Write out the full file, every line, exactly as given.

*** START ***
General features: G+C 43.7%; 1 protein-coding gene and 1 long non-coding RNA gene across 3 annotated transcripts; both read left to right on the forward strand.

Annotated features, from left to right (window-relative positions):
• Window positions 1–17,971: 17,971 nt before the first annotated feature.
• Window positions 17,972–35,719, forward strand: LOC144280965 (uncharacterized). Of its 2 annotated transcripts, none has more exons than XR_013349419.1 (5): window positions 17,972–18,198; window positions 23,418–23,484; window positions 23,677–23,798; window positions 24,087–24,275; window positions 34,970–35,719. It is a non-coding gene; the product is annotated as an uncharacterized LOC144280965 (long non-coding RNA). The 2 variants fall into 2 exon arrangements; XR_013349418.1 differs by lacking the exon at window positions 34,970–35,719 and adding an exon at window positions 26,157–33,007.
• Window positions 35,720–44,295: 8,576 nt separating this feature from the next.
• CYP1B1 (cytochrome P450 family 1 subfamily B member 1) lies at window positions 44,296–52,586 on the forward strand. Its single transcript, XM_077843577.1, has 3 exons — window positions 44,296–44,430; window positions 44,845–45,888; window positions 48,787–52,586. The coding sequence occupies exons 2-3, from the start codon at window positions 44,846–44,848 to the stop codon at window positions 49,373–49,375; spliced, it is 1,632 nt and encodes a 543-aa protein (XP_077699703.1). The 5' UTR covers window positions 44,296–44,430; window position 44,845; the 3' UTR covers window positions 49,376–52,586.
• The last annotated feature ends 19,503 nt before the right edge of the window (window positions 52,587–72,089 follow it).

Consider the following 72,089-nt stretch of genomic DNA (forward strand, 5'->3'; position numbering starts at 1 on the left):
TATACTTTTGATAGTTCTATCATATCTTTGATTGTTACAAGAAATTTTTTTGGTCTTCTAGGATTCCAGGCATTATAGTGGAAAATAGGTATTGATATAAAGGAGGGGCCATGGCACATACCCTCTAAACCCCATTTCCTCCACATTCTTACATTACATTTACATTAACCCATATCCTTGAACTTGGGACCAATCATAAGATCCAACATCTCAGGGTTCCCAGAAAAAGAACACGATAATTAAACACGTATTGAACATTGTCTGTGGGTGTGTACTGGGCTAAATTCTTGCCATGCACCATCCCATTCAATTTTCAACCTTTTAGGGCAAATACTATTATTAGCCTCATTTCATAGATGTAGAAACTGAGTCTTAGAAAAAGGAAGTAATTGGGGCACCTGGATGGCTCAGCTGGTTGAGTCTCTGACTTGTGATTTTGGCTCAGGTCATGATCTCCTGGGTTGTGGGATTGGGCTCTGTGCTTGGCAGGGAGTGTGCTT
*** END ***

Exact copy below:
General features: G+C 43.7%; 1 protein-coding gene and 1 long non-coding RNA gene across 3 annotated transcripts; both read left to right on the forward strand.

Annotated features, from left to right (window-relative positions):
• Window positions 1–17,971: 17,971 nt before the first annotated feature.
• Window positions 17,972–35,719, forward strand: LOC144280965 (uncharacterized). Of its 2 annotated transcripts, none has more exons than XR_013349419.1 (5): window positions 17,972–18,198; window positions 23,418–23,484; window positions 23,677–23,798; window positions 24,087–24,275; window positions 34,970–35,719. It is a non-coding gene; the product is annotated as an uncharacterized LOC144280965 (long non-coding RNA). The 2 variants fall into 2 exon arrangements; XR_013349418.1 differs by lacking the exon at window positions 34,970–35,719 and adding an exon at window positions 26,157–33,007.
• Window positions 35,720–44,295: 8,576 nt separating this feature from the next.
• CYP1B1 (cytochrome P450 family 1 subfamily B member 1) lies at window positions 44,296–52,586 on the forward strand. Its single transcript, XM_077843577.1, has 3 exons — window positions 44,296–44,430; window positions 44,845–45,888; window positions 48,787–52,586. The coding sequence occupies exons 2-3, from the start codon at window positions 44,846–44,848 to the stop codon at window positions 49,373–49,375; spliced, it is 1,632 nt and encodes a 543-aa protein (XP_077699703.1). The 5' UTR covers window positions 44,296–44,430; window position 44,845; the 3' UTR covers window positions 49,376–52,586.
• The last annotated feature ends 19,503 nt before the right edge of the window (window positions 52,587–72,089 follow it).

Consider the following 72,089-nt stretch of genomic DNA (forward strand, 5'->3'; position numbering starts at 1 on the left):
TATACTTTTGATAGTTCTATCATATCTTTGATTGTTACAAGAAATTTTTTTGGTCTTCTAGGATTCCAGGCATTATAGTGGAAAATAGGTATTGATATAAAGGAGGGGCCATGGCACATACCCTCTAAACCCCATTTCCTCCACATTCTTACATTACATTTACATTAACCCATATCCTTGAACTTGGGACCAATCATAAGATCCAACATCTCAGGGTTCCCAGAAAAAGAACACGATAATTAAACACGTATTGAACATTGTCTGTGGGTGTGTACTGGGCTAAATTCTTGCCATGCACCATCCCATTCAATTTTCAACCTTTTAGGGCAAATACTATTATTAGCCTCATTTCATAGATGTAGAAACTGAGTCTTAGAAAAAGGAAGTAATTGGGGCACCTGGATGGCTCAGCTGGTTGAGTCTCTGACTTGTGATTTTGGCTCAGGTCATGATCTCCTGGGTTGTGGGATTGGGCTCTGTGCTTGGCAGGGAGTGTGCTT